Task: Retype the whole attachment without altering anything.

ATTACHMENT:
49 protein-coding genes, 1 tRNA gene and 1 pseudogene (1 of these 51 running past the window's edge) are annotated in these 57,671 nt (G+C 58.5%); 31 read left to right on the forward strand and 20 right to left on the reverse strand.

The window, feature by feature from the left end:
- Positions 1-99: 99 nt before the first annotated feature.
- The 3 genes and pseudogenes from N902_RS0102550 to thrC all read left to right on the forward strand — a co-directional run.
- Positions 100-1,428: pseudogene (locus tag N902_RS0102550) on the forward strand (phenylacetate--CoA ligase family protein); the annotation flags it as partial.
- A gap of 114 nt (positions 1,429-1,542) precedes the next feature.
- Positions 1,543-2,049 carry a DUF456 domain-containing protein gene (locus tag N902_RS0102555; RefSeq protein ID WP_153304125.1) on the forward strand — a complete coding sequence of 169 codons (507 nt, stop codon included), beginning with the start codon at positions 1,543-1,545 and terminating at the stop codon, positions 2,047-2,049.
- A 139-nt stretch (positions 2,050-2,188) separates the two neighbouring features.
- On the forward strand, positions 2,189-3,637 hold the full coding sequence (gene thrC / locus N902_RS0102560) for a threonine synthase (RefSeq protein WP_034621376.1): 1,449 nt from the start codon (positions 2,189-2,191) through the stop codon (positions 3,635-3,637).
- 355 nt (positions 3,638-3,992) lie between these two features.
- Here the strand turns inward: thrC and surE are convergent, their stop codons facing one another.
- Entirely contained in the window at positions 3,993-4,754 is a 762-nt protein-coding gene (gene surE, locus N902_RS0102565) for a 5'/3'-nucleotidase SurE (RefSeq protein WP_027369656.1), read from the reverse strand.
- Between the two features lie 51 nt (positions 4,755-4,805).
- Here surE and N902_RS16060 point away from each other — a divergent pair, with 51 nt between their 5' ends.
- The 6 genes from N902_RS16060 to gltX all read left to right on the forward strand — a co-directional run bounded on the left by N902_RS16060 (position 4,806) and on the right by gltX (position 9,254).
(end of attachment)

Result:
49 protein-coding genes, 1 tRNA gene and 1 pseudogene (1 of these 51 running past the window's edge) are annotated in these 57,671 nt (G+C 58.5%); 31 read left to right on the forward strand and 20 right to left on the reverse strand.

The window, feature by feature from the left end:
- Positions 1-99: 99 nt before the first annotated feature.
- The 3 genes and pseudogenes from N902_RS0102550 to thrC all read left to right on the forward strand — a co-directional run.
- Positions 100-1,428: pseudogene (locus tag N902_RS0102550) on the forward strand (phenylacetate--CoA ligase family protein); the annotation flags it as partial.
- A gap of 114 nt (positions 1,429-1,542) precedes the next feature.
- Positions 1,543-2,049 carry a DUF456 domain-containing protein gene (locus tag N902_RS0102555; RefSeq protein ID WP_153304125.1) on the forward strand — a complete coding sequence of 169 codons (507 nt, stop codon included), beginning with the start codon at positions 1,543-1,545 and terminating at the stop codon, positions 2,047-2,049.
- A 139-nt stretch (positions 2,050-2,188) separates the two neighbouring features.
- On the forward strand, positions 2,189-3,637 hold the full coding sequence (gene thrC / locus N902_RS0102560) for a threonine synthase (RefSeq protein WP_034621376.1): 1,449 nt from the start codon (positions 2,189-2,191) through the stop codon (positions 3,635-3,637).
- 355 nt (positions 3,638-3,992) lie between these two features.
- Here the strand turns inward: thrC and surE are convergent, their stop codons facing one another.
- Entirely contained in the window at positions 3,993-4,754 is a 762-nt protein-coding gene (gene surE, locus N902_RS0102565) for a 5'/3'-nucleotidase SurE (RefSeq protein WP_027369656.1), read from the reverse strand.
- Between the two features lie 51 nt (positions 4,755-4,805).
- Here surE and N902_RS16060 point away from each other — a divergent pair, with 51 nt between their 5' ends.
- The 6 genes from N902_RS16060 to gltX all read left to right on the forward strand — a co-directional run bounded on the left by N902_RS16060 (position 4,806) and on the right by gltX (position 9,254).